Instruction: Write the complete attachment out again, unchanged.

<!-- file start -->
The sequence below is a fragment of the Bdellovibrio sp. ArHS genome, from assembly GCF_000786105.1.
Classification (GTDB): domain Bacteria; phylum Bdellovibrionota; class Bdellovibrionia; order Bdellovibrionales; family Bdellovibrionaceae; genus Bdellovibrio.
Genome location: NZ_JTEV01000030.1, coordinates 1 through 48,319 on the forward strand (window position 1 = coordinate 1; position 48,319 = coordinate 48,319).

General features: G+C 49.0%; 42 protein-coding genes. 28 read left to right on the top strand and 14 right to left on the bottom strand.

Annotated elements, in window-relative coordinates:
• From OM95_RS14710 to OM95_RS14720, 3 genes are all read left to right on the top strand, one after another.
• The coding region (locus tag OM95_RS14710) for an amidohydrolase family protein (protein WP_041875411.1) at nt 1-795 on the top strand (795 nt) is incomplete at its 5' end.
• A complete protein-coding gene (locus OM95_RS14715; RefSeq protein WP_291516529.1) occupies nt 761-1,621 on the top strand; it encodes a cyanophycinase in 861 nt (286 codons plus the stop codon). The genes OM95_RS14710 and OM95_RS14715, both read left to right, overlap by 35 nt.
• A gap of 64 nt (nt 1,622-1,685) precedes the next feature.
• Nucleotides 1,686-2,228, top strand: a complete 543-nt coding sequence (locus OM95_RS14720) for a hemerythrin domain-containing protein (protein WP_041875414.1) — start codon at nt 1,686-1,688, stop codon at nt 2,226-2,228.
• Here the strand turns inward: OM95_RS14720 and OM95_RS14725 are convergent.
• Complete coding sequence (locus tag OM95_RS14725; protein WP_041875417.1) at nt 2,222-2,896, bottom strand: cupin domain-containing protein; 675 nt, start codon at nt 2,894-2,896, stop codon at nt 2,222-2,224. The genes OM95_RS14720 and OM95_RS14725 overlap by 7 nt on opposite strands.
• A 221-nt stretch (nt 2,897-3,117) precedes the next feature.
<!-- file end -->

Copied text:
The sequence below is a fragment of the Bdellovibrio sp. ArHS genome, from assembly GCF_000786105.1.
Classification (GTDB): domain Bacteria; phylum Bdellovibrionota; class Bdellovibrionia; order Bdellovibrionales; family Bdellovibrionaceae; genus Bdellovibrio.
Genome location: NZ_JTEV01000030.1, coordinates 1 through 48,319 on the forward strand (window position 1 = coordinate 1; position 48,319 = coordinate 48,319).

General features: G+C 49.0%; 42 protein-coding genes. 28 read left to right on the top strand and 14 right to left on the bottom strand.

Annotated elements, in window-relative coordinates:
• From OM95_RS14710 to OM95_RS14720, 3 genes are all read left to right on the top strand, one after another.
• The coding region (locus tag OM95_RS14710) for an amidohydrolase family protein (protein WP_041875411.1) at nt 1-795 on the top strand (795 nt) is incomplete at its 5' end.
• A complete protein-coding gene (locus OM95_RS14715; RefSeq protein WP_291516529.1) occupies nt 761-1,621 on the top strand; it encodes a cyanophycinase in 861 nt (286 codons plus the stop codon). The genes OM95_RS14710 and OM95_RS14715, both read left to right, overlap by 35 nt.
• A gap of 64 nt (nt 1,622-1,685) precedes the next feature.
• Nucleotides 1,686-2,228, top strand: a complete 543-nt coding sequence (locus OM95_RS14720) for a hemerythrin domain-containing protein (protein WP_041875414.1) — start codon at nt 1,686-1,688, stop codon at nt 2,226-2,228.
• Here the strand turns inward: OM95_RS14720 and OM95_RS14725 are convergent.
• Complete coding sequence (locus tag OM95_RS14725; protein WP_041875417.1) at nt 2,222-2,896, bottom strand: cupin domain-containing protein; 675 nt, start codon at nt 2,894-2,896, stop codon at nt 2,222-2,224. The genes OM95_RS14720 and OM95_RS14725 overlap by 7 nt on opposite strands.
• A 221-nt stretch (nt 2,897-3,117) precedes the next feature.